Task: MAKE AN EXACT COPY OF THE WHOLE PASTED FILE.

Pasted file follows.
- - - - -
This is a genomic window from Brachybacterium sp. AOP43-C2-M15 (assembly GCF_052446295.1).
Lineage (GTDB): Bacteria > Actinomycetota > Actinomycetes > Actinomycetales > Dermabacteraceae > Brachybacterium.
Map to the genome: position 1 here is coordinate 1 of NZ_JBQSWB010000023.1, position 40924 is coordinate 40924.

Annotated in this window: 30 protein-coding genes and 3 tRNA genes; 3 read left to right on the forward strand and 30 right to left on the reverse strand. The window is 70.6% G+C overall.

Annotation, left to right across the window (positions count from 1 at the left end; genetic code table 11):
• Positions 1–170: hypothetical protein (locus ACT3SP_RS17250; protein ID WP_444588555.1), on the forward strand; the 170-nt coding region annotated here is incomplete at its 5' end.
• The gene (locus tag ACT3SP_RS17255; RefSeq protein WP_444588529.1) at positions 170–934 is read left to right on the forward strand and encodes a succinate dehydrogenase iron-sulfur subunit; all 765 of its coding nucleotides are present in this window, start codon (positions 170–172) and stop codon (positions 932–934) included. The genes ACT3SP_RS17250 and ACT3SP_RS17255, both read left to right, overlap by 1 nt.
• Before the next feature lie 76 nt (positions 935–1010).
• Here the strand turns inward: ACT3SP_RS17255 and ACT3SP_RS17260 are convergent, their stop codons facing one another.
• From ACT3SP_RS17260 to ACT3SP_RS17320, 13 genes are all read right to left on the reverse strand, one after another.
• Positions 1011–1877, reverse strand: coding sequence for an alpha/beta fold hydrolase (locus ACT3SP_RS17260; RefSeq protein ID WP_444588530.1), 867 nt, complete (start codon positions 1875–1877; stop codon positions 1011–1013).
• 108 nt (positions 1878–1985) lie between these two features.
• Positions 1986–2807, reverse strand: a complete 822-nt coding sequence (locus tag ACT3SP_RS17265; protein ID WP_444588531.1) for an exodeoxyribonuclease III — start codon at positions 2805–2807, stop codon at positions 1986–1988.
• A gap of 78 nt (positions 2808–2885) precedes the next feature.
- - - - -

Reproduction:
This is a genomic window from Brachybacterium sp. AOP43-C2-M15 (assembly GCF_052446295.1).
Lineage (GTDB): Bacteria > Actinomycetota > Actinomycetes > Actinomycetales > Dermabacteraceae > Brachybacterium.
Map to the genome: position 1 here is coordinate 1 of NZ_JBQSWB010000023.1, position 40924 is coordinate 40924.

Annotated in this window: 30 protein-coding genes and 3 tRNA genes; 3 read left to right on the forward strand and 30 right to left on the reverse strand. The window is 70.6% G+C overall.

Annotation, left to right across the window (positions count from 1 at the left end; genetic code table 11):
• Positions 1–170: hypothetical protein (locus ACT3SP_RS17250; protein ID WP_444588555.1), on the forward strand; the 170-nt coding region annotated here is incomplete at its 5' end.
• The gene (locus tag ACT3SP_RS17255; RefSeq protein WP_444588529.1) at positions 170–934 is read left to right on the forward strand and encodes a succinate dehydrogenase iron-sulfur subunit; all 765 of its coding nucleotides are present in this window, start codon (positions 170–172) and stop codon (positions 932–934) included. The genes ACT3SP_RS17250 and ACT3SP_RS17255, both read left to right, overlap by 1 nt.
• Before the next feature lie 76 nt (positions 935–1010).
• Here the strand turns inward: ACT3SP_RS17255 and ACT3SP_RS17260 are convergent, their stop codons facing one another.
• From ACT3SP_RS17260 to ACT3SP_RS17320, 13 genes are all read right to left on the reverse strand, one after another.
• Positions 1011–1877, reverse strand: coding sequence for an alpha/beta fold hydrolase (locus ACT3SP_RS17260; RefSeq protein ID WP_444588530.1), 867 nt, complete (start codon positions 1875–1877; stop codon positions 1011–1013).
• 108 nt (positions 1878–1985) lie between these two features.
• Positions 1986–2807, reverse strand: a complete 822-nt coding sequence (locus tag ACT3SP_RS17265; protein ID WP_444588531.1) for an exodeoxyribonuclease III — start codon at positions 2805–2807, stop codon at positions 1986–1988.
• A gap of 78 nt (positions 2808–2885) precedes the next feature.